Kamath (2008) attempted to understand the impact of Micro-Finance Institution (MFI) loans on daily household cash flows by analysing cash inflow and outflow patterns of borrowers of MFI and comparing with non-MFI households. MFI was proved to be the most important and easy money lending platform for the rural population.Kannan, E (2011), Researcher discovered that the disbursement of credit across established origins had a great impact on improving agricultural productivity. Though, it points at its inadequacy and thereby urges for widening its coverage both in terms of the number of credit and the coverage of more marginal and small farmers.
CRISIL (2013) measured the extent of financial inclusion in India in the form of an index. It makes use of the non-monetary aggregates for calculating financial inclusion. The parameters used by the CRISIL Inclusix took into account the number of individuals having access to various financial services rather than focusing on the loan amount. The three parameters of the index were branch, deposit and credit penetration. These parameters were updated annually and based on the availability of data, additional services such as insurance and microfinance were added.
The key findings of the report were as follows: one in two Indians has a savings account and only one in seven Indians has access to banking credit.RBI (2014a) focused on the provision of financial Services to the small businesses and low income households. Among the main motives of the committee included designing principles for maximum financial inclusion and financial deepening and also framing policies for monitoring the progress in the development of financial inclusion in India. Thus, in order to achieve the goal of maximum financial inclusion and increased access to financial inclusion the committee proposed the following measures: provision of full-service electronic bank account; distribution of Electronic Payment Access Points for easy deposit and withdrawal facilities; provision of credit products, investment and deposit products, insurance and risk management products by formal institutions. The main findings of the report highlighted the following key issues.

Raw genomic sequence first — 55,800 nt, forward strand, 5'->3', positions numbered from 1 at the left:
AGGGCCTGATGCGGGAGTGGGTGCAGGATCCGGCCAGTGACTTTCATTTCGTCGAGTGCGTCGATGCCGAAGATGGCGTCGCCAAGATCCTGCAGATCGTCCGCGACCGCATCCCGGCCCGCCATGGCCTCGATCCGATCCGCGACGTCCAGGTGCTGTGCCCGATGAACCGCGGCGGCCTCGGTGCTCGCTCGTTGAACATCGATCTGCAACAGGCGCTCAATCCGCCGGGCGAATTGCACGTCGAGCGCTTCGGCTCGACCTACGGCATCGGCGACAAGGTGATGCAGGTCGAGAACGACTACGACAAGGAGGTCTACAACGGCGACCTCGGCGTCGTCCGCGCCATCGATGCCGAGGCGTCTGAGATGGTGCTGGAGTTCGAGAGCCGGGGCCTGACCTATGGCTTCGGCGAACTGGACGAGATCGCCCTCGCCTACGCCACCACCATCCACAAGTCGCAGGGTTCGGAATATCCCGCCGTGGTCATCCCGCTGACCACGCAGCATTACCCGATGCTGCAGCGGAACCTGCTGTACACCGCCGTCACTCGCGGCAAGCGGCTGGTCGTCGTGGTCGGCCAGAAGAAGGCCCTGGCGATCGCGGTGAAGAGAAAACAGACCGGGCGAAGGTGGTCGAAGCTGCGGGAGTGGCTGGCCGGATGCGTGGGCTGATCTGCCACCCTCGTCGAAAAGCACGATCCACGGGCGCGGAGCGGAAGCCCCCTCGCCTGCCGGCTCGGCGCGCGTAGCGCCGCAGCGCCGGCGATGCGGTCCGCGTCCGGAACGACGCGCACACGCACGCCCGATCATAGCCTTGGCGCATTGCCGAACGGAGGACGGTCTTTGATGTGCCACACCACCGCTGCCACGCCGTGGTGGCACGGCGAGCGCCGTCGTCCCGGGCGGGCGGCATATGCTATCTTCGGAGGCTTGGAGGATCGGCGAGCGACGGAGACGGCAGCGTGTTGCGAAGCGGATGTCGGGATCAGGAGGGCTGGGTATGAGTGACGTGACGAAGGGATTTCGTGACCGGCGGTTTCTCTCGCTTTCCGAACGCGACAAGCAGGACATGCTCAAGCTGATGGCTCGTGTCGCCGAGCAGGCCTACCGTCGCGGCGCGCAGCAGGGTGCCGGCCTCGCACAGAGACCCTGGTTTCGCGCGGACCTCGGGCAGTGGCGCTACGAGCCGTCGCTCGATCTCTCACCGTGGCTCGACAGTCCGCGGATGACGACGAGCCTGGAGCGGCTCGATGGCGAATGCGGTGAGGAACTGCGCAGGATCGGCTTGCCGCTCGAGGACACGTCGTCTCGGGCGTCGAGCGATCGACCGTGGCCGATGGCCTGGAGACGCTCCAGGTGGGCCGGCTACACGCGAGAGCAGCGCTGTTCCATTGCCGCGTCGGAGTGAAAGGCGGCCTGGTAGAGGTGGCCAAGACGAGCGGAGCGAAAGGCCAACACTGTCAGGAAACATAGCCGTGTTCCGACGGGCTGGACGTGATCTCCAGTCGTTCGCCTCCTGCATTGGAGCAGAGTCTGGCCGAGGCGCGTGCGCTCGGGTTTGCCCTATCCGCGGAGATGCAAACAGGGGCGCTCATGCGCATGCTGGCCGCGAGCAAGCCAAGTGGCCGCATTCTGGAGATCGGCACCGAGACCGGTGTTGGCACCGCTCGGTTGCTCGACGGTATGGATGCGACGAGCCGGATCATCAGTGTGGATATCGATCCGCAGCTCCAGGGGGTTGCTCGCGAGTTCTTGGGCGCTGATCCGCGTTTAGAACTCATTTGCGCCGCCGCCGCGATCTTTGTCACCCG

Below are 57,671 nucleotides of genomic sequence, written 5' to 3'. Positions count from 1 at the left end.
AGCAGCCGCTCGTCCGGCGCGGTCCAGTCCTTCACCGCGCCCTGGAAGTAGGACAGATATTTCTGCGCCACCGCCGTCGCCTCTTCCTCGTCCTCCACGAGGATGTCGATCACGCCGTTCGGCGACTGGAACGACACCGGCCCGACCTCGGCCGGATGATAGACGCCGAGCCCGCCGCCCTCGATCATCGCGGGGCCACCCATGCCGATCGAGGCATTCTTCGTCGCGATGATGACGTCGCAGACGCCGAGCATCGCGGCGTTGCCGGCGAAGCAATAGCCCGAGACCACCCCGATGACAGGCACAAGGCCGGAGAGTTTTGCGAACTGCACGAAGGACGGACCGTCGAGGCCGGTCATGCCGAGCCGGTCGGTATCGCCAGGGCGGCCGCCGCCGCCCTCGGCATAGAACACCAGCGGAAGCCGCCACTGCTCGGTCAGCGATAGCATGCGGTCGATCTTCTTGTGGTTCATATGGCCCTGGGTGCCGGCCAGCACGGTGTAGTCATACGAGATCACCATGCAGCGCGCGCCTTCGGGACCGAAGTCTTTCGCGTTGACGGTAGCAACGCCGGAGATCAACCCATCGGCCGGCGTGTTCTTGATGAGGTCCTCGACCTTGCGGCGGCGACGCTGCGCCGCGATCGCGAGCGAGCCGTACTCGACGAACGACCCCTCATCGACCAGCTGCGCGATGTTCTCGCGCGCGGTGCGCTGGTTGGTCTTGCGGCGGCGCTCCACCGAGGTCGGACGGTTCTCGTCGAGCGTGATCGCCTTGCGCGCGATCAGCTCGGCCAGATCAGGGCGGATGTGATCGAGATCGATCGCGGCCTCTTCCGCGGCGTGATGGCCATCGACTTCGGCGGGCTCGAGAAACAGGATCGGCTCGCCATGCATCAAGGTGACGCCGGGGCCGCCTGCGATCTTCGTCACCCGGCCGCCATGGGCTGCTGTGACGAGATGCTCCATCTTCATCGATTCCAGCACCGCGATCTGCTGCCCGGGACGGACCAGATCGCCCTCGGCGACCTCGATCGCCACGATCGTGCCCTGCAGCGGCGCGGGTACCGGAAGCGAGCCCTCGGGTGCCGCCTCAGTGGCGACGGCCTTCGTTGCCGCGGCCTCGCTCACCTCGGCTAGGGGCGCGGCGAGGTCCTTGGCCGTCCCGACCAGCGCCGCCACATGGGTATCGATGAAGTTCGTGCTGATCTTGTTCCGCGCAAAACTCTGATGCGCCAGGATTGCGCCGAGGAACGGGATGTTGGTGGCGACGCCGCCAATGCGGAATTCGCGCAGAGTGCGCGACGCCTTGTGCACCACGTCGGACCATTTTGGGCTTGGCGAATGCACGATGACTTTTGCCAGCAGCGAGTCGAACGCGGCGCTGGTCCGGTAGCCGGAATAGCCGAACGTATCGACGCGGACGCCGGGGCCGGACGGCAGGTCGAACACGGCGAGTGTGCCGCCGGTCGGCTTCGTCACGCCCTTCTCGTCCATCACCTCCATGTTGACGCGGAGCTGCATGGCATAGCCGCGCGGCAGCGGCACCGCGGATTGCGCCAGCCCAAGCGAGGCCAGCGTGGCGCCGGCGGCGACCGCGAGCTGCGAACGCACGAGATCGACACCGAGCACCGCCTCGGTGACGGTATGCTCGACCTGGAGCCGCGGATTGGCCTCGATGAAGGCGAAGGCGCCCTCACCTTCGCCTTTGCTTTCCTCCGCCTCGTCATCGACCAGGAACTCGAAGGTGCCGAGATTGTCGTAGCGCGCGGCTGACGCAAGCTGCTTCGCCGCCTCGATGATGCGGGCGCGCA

First, the majority of the small businesses were operating without the help of formal financial institutions. Second, more than half of the rural and urban population did not have access to bank account. Third, savings in terms of GDP have declined in 2011-12. To address these issues, the Committee recommended that each individual should have Universal Electronic Bank Account while registering for an Aadhar card.
The committee also proposed for setting up of payments banks with the purpose of providing payments services and deposit products to small businesses and low income households. Also banks should purchase portfolio insurance which will help in managing their credit exposures. Further, the Committee recommended for setting up of a State Finance Regulatory Commission where all the state level financial regulators will work together. For the interest of the bank account holders, the committee recommended for the creation of Financial Redress Agency (FRA) for customer grievance redress across all financial products and services which would coordinate with the respective regulator. RBI (2014b) presented a report to study various challenges and evaluate alternatives in the domain of technology that can help large scale expansion of mobile banking across the country. The report divided the challenges into 2 broad categories – Customer enrolment related issues and Technical issues. Customer enrolment related issues include mobile number registration, M-PIN (mobile pin) generation process, concerns relating to security as a factor affecting on-boarding of customers, education of bank’s staff and customer education.